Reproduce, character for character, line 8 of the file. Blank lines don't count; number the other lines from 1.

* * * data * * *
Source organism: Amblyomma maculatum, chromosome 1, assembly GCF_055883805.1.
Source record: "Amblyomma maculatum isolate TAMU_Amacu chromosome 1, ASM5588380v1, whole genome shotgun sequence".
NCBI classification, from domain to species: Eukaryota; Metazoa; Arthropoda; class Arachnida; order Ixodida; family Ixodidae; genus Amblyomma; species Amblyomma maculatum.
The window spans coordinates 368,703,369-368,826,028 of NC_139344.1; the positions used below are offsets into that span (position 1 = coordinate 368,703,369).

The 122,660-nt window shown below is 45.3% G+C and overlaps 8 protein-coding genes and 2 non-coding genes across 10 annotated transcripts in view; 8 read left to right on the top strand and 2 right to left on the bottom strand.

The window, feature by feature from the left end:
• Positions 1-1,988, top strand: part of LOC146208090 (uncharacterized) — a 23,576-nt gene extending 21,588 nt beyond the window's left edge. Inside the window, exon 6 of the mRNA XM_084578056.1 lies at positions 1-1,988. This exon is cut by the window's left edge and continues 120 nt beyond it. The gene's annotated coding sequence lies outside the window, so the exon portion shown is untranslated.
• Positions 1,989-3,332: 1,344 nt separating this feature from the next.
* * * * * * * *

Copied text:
• Positions 1,989-3,332: 1,344 nt separating this feature from the next.